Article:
“I feel like I’m making somewhat of a difference in the communities that I work in.”
Building cities from the ground up is increasingly common and gives engineers a chance to skip tired practices and learn from decades of lessons. In Asia and the Middle East especially, Vincent notes, migration raises demand for urban centres. How we handle water in a functioning city needs to be at the heart of planning. Nature-based infrastructure, water reuse projects, and stormwater management solutions must be built into the fabric of the city.
Old York City
Adding to the legacy of ageing infrastructure, older cities are usually concrete jungles, designed to direct water runoff straight into drains and sewers, straining capacity. The ‘we’ve always done it this way’ attitude can hinder any kind of change. Especially because old school engineers and planners are convinced it works.
“The standard way of doing things 15 years ago was to build concrete channels, to put a pipe in the ground. That’s how cities dealt with stormwater.”
Vincent has worked for eight years on NYC’s green infrastructure programme. He has been behind thousands of green interventions that absorb rainwater from streets, houses, schools, and parks. He has installed plenty of street-based bioswales “that are 4 feet by 20 feet. They are planters but adapted to absorb rainfall runoff that falls on the street”.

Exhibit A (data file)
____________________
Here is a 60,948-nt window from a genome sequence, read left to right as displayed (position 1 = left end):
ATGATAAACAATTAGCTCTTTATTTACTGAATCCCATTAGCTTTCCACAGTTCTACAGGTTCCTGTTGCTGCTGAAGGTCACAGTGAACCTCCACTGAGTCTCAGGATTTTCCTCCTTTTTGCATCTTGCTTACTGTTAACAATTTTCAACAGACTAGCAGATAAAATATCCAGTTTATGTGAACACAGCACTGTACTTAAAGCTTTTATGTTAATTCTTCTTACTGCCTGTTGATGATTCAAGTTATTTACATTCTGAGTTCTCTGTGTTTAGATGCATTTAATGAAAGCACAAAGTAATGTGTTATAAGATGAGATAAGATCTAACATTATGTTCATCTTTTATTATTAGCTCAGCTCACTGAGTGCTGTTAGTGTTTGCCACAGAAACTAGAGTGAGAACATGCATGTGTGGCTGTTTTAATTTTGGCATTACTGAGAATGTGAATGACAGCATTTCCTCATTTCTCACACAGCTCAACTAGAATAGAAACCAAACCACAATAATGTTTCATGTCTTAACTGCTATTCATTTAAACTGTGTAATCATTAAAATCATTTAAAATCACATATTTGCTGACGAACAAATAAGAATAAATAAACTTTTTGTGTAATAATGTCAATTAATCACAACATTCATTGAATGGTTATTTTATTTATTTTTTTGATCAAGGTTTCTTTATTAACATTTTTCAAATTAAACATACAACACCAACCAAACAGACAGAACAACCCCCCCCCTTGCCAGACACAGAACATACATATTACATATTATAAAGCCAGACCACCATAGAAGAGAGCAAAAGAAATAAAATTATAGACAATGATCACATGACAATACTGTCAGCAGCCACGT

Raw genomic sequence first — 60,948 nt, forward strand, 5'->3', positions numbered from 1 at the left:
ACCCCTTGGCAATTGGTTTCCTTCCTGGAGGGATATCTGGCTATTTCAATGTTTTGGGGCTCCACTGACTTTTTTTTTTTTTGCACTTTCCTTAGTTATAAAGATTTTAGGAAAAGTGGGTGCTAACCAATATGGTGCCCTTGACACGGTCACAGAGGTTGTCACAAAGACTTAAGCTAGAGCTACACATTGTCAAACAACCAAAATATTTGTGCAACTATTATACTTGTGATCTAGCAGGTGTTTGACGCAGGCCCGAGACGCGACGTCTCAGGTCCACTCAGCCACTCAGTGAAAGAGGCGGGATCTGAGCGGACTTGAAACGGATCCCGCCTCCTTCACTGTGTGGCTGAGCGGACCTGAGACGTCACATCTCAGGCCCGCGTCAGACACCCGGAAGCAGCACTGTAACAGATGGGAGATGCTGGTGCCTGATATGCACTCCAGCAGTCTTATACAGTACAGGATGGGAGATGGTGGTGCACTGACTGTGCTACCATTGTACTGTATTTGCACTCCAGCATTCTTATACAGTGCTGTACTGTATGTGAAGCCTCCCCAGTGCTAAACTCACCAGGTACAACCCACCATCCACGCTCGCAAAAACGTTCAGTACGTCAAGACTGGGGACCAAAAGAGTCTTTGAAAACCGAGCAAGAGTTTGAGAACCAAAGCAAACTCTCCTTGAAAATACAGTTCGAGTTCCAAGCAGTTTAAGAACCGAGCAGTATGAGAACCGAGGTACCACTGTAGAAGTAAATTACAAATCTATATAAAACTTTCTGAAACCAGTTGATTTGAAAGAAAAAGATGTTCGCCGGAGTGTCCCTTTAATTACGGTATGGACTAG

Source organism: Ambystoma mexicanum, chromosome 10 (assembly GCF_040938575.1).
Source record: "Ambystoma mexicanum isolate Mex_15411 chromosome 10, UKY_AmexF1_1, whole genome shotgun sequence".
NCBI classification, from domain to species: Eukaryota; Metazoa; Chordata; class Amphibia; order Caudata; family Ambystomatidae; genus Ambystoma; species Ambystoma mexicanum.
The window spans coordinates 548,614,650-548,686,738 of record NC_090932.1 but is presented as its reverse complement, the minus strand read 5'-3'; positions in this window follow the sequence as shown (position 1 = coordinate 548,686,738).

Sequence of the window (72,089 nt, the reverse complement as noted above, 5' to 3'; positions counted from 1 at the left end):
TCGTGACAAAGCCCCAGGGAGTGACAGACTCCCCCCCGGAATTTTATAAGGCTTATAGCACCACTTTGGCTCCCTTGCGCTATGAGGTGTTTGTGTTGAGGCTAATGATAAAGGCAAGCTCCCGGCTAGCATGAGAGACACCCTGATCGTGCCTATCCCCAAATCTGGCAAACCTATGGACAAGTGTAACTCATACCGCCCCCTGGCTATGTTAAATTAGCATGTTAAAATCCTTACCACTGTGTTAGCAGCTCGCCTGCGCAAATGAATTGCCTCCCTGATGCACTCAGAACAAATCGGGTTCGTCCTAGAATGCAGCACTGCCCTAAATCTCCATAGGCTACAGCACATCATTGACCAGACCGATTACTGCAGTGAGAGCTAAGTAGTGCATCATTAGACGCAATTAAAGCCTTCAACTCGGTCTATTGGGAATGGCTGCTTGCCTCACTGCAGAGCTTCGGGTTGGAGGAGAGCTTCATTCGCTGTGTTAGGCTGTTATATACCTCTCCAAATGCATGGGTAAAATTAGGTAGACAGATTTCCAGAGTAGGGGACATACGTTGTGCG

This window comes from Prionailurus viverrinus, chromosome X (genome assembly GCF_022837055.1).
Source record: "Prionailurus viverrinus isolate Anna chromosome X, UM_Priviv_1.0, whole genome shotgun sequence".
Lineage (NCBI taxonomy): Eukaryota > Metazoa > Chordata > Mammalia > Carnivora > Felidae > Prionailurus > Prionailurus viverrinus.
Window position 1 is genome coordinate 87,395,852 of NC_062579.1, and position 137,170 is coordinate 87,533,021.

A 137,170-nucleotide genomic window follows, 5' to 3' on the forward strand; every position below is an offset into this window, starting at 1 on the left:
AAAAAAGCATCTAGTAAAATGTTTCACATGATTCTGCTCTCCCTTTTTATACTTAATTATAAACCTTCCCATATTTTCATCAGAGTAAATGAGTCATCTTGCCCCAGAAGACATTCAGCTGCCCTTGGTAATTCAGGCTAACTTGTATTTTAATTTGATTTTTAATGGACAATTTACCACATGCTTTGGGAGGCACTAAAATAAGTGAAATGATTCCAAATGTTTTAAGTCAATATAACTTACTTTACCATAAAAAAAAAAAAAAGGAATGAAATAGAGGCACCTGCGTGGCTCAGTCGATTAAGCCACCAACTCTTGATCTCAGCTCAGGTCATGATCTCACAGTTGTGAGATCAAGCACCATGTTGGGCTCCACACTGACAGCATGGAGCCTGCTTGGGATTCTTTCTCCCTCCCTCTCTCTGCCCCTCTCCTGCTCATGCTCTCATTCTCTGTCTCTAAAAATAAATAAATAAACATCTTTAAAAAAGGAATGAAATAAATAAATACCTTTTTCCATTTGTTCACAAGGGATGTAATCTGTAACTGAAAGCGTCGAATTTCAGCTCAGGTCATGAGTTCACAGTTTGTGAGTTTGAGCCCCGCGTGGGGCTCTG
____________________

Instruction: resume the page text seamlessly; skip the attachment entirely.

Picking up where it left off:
These may be relatively small-scale interventions, but as Vincent adds, the aim is to get as many in place as possible. “If we’re trying to put in 200 or 300 of them, that makes a big change within a neighbourhood”. A grey street is suddenly pleasantly green, which keeps people happy.
Vincent has gained a little celebrity status. His work is tangible and very public. His children point to it and say, “Daddy did this.” It connects with people.
Little Island, New York
Just take Little Island, in New York City. “It’s an amazing public space,” Vincent tells us, which makes use of the old Pier 54 stretching into the Hudson River. “It’s a new waterfront island that’s built on pier structures that look like pots” – or ‘tulips’ – a green oasis for play, relaxation, arts, and community.
Using the municipalities own phrasing, Vincent adds that this is part of the New York City plan to “saturate these neighbourhoods with as much green infrastructure as possible”, helping to improve water quality in NYC waterways one green intervention at a time.
Hunter’s Point, New York
The 30-acre revitalised industrial land of Hunter’s Point South is a waterfront development in New York with a public park and foundations for residential development. This gave developers the chance to separate storm drains and sanitary sewers, preventing them from mixing and releasing contaminated overflow into the East River. The development includes rain gardens, constructed wetlands, and enhanced tree-pits to manage stormwater at the surface level.